Thursday, May 31, 2012

June's Simply Living Challenge: Waste not, want not

Rubbish dump

This month's challenge is one I have been considering for some time. Now that television is switching over to digital I have wondered what will happen to all those analogue TVs. When I flush the toilet I wonder why we use precious drinking water to get rid of our waste. And what about all that toilet paper? Oh the trees, the trees! And if it is recycled - what about the resources it took to recycle it?  As I take yet another plastic bag full of rubbish out to our green bin, I wonder how we can cut back. Hah - it has just occurred to me that it is funny that the bin is 'green' - because our town isn't. We don't have recycling bins. Is this the only town that doesn't?

And the word travesty comes to mind. A child who lives on a tip in a developing world would be horrified to see the waste I generate. I throw my kitchen 'scraps' in the bin for goodness sake. And why do I have so many scraps anyway?  I am ashamed by my total lack of respect for what my waste could have been, other than landfill.  I waste time. I waste money. I waste the world's resources. I waste my energy focusing on things that are trivial or not life giving. I waste, waste, waste.

Well I am declaring war on waste. I'm starting small, with baby steps, but I know those steps will mature into bigger steps as I grow more and more intentional in this area. So here are my first tentative steps today -

 Step one: I am going to use the car less. Now that one is easy. I have just left my job so I don't need to get to work any more AND my car has conveniently died. It has been stranded down the road for the last few days, where it gave up the ghost. We are unsure about whether or not my 20-year-old plus car will be able to be resurrected. Either way I am going to use transport more wisely. We don't have public transport here so I will be walking, riding (perhaps - I have to confess I am scared to death of bike riding down a hill), catching a lift or sharing my husband's car, inviting people to my home and making good use of each trip to town.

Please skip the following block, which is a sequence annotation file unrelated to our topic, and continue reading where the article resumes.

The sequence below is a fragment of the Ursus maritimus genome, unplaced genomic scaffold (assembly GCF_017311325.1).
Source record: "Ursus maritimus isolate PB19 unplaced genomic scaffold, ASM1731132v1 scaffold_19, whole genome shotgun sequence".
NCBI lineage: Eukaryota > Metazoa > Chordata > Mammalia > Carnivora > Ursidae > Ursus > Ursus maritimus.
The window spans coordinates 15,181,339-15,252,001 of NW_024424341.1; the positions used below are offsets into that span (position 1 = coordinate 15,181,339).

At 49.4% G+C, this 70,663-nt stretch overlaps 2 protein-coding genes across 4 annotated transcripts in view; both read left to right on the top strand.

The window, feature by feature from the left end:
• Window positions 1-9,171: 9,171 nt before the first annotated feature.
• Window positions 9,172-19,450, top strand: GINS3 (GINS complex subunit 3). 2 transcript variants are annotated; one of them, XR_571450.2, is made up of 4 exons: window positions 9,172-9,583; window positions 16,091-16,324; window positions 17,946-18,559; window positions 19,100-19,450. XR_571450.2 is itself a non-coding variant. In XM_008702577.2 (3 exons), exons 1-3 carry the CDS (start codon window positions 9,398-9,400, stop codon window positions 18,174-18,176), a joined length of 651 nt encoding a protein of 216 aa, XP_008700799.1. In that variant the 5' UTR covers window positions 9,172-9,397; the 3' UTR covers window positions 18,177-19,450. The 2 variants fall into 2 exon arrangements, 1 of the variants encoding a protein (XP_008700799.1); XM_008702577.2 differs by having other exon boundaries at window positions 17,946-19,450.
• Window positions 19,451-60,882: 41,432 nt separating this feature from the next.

Step two: I am a big tea drinker. When I boil the kettle I will use it immediately (instead of re-boiling) and I will cover it with a towel to keep the water warm, so I don't need to boil it so frequently. Maybe I will get myself a flask. I may even use a pot or kettle on my wood burner!

Step three: I will turn everything off at the wall.

Step four: I love this one - one candle lit night a week, when we try to do without electricity as much as possible and we focus more on one another. We have already started this. Dinner looks better (lucky thing as I am not a great cook). I am sure I look better to my husband too - that lovely soft glow! We congregate together in front of the fire and  sleep comes easier. I can't help pretend that we are living inside Pride and Prejudice! My daughter and I think it's a lot of fun. I'm not so sure about the men.

Step five: Until I have a better solution I will cut down on my generation of scraps, and I will take what I do have to my friends who have hens.

Step six: I'm going to educate myself about this topic of waste. I have so much to learn. I will also read as much inspirational 'stuff' as I can. Today I started with writings from Wendell Berry and I have jumped right into Jen Hatmaker's book '7: an experimental mutiny against excess' starting half way in, at the month on 'waste'.

Step seven: I will waste less time on Facebook, and mindless trawling through the Internet. (I just noticed I have chosen seven steps - perhaps Jen Hatmaker is rubbing off on me already.)

I will finish with some words from Wendell Berry on waste. Mediate on them with me and let's see what we can do to make a difference.